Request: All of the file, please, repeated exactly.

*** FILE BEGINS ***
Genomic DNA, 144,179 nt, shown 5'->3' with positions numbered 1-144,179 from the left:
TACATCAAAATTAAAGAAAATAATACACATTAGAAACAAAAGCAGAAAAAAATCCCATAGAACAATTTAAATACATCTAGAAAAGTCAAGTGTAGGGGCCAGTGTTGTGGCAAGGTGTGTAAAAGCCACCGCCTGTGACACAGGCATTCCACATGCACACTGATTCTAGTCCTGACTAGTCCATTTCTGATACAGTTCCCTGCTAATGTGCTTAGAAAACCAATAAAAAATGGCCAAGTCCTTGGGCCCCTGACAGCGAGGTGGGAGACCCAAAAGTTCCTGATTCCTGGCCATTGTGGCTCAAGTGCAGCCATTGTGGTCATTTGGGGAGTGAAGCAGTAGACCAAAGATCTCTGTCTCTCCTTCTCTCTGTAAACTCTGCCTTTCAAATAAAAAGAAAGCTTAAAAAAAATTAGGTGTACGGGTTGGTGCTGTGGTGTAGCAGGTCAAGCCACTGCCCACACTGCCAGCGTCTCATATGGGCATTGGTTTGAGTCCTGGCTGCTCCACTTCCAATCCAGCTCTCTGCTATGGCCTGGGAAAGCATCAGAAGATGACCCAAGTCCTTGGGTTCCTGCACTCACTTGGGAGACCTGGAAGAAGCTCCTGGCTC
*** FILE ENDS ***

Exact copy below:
Genomic DNA, 144,179 nt, shown 5'->3' with positions numbered 1-144,179 from the left:
TACATCAAAATTAAAGAAAATAATACACATTAGAAACAAAAGCAGAAAAAAATCCCATAGAACAATTTAAATACATCTAGAAAAGTCAAGTGTAGGGGCCAGTGTTGTGGCAAGGTGTGTAAAAGCCACCGCCTGTGACACAGGCATTCCACATGCACACTGATTCTAGTCCTGACTAGTCCATTTCTGATACAGTTCCCTGCTAATGTGCTTAGAAAACCAATAAAAAATGGCCAAGTCCTTGGGCCCCTGACAGCGAGGTGGGAGACCCAAAAGTTCCTGATTCCTGGCCATTGTGGCTCAAGTGCAGCCATTGTGGTCATTTGGGGAGTGAAGCAGTAGACCAAAGATCTCTGTCTCTCCTTCTCTCTGTAAACTCTGCCTTTCAAATAAAAAGAAAGCTTAAAAAAAATTAGGTGTACGGGTTGGTGCTGTGGTGTAGCAGGTCAAGCCACTGCCCACACTGCCAGCGTCTCATATGGGCATTGGTTTGAGTCCTGGCTGCTCCACTTCCAATCCAGCTCTCTGCTATGGCCTGGGAAAGCATCAGAAGATGACCCAAGTCCTTGGGTTCCTGCACTCACTTGGGAGACCTGGAAGAAGCTCCTGGCTC